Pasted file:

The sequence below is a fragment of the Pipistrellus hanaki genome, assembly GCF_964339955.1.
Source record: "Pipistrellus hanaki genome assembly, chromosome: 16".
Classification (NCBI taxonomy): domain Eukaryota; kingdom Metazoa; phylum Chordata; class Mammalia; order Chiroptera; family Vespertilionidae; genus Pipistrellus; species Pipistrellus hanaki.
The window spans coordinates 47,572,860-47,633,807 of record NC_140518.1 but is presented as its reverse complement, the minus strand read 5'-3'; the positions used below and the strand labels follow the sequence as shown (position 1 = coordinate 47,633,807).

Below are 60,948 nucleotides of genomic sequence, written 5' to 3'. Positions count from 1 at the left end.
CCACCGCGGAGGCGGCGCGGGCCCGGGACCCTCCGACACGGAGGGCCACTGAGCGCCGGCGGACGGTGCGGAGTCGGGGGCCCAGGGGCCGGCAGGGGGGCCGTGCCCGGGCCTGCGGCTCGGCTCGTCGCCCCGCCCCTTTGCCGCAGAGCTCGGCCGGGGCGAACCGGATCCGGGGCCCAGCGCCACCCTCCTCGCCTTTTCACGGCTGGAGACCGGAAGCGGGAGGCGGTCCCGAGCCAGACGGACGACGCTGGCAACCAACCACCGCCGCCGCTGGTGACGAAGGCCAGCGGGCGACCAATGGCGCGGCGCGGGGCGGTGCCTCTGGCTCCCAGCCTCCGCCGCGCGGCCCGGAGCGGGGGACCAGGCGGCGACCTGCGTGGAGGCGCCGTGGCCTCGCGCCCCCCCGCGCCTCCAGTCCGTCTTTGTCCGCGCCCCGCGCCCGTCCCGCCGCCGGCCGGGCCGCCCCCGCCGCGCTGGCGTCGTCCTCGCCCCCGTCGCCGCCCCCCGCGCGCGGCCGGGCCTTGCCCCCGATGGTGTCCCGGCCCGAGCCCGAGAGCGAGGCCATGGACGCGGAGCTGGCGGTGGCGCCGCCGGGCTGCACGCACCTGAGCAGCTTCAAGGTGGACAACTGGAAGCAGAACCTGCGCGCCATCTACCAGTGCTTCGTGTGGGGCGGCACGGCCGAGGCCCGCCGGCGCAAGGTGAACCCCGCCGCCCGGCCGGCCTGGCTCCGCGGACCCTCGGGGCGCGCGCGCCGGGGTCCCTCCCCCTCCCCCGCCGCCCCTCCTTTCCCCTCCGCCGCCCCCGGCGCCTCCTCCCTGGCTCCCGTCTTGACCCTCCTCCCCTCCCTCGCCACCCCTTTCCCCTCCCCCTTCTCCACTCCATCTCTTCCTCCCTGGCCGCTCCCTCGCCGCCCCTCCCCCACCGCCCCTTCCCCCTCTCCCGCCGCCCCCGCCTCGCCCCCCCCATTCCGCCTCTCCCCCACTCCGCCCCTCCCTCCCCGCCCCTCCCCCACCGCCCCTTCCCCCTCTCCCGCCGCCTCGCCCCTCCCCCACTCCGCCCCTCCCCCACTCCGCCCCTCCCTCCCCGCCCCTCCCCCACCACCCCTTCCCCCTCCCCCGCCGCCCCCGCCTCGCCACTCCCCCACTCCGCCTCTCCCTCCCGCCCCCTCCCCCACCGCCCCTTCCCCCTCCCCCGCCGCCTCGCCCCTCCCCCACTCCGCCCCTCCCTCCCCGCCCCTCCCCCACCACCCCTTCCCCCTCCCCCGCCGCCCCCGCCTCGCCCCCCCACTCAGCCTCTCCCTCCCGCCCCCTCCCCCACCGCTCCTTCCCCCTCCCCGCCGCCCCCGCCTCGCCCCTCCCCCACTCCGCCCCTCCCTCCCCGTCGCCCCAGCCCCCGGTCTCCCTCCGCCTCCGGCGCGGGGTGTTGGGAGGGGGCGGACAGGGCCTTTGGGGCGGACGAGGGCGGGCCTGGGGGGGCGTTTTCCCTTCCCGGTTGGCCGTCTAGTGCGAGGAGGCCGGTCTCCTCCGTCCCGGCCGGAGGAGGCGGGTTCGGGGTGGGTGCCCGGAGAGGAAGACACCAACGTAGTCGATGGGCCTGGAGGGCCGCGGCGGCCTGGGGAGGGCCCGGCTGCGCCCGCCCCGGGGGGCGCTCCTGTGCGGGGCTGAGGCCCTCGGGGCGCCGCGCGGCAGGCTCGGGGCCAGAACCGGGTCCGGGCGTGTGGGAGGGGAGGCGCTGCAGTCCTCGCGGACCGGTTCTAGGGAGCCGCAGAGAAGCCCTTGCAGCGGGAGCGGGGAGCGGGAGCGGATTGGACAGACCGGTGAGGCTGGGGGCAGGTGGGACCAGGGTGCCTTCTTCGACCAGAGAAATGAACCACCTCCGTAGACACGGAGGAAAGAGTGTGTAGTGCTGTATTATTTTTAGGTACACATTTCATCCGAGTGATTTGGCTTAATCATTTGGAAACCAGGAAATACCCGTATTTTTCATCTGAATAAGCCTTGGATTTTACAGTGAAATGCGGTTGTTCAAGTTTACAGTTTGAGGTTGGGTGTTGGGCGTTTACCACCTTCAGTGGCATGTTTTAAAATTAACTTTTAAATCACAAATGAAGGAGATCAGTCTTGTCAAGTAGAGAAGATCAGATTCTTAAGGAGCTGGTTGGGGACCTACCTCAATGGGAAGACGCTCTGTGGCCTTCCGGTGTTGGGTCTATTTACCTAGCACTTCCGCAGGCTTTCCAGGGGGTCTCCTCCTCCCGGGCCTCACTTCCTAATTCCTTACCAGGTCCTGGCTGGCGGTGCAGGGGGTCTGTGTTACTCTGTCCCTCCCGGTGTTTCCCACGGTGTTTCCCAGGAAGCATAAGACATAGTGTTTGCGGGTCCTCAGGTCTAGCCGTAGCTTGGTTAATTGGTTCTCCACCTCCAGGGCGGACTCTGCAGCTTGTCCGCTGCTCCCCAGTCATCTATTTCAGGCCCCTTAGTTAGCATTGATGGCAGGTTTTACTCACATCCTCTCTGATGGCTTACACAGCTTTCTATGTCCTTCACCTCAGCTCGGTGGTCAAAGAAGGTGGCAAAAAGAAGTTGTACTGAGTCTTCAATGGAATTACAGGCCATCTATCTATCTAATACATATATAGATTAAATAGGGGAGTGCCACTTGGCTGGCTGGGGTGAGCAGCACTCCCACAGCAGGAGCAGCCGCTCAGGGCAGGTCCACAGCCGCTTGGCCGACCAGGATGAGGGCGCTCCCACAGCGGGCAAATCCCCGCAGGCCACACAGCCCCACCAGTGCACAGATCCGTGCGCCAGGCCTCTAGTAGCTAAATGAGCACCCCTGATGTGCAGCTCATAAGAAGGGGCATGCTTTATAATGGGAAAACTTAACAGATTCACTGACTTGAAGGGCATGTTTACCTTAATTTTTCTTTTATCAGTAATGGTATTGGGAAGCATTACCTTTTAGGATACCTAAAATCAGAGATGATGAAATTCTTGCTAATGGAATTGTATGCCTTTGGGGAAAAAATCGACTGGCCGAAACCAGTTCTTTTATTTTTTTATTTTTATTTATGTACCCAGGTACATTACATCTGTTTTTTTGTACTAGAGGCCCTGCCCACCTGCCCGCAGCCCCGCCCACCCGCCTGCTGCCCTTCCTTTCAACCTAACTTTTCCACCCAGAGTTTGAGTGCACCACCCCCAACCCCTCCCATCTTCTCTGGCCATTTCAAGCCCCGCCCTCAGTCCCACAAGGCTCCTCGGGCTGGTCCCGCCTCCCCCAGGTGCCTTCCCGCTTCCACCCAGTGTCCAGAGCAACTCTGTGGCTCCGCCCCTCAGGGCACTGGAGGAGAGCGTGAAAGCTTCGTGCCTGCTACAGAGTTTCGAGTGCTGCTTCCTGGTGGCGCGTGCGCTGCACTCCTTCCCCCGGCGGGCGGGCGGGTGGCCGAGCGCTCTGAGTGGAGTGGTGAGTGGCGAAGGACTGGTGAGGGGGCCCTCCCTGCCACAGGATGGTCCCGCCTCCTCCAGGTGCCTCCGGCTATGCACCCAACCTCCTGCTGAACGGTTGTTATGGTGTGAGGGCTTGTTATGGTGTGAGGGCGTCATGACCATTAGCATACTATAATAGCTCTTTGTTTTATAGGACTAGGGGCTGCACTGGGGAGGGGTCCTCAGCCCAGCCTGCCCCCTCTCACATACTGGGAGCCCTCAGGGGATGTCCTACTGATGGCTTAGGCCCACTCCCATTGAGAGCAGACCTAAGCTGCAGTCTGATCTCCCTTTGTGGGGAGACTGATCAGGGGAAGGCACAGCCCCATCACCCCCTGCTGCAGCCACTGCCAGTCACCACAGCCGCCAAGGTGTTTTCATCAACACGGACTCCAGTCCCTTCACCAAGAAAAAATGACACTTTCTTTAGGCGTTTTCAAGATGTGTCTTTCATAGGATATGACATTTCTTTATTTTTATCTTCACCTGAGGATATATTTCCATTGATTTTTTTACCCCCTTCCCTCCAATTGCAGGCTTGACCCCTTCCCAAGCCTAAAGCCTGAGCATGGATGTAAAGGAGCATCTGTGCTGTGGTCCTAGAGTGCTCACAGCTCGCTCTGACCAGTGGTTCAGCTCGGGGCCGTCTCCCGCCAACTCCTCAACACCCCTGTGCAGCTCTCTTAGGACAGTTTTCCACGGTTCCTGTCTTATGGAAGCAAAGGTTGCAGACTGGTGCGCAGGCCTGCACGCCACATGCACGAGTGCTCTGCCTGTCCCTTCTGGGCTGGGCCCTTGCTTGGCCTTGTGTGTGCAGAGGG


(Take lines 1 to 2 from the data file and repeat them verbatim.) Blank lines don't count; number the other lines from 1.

The sequence below is a fragment of the Pipistrellus hanaki genome, assembly GCF_964339955.1.
Source record: "Pipistrellus hanaki genome assembly, chromosome: 16".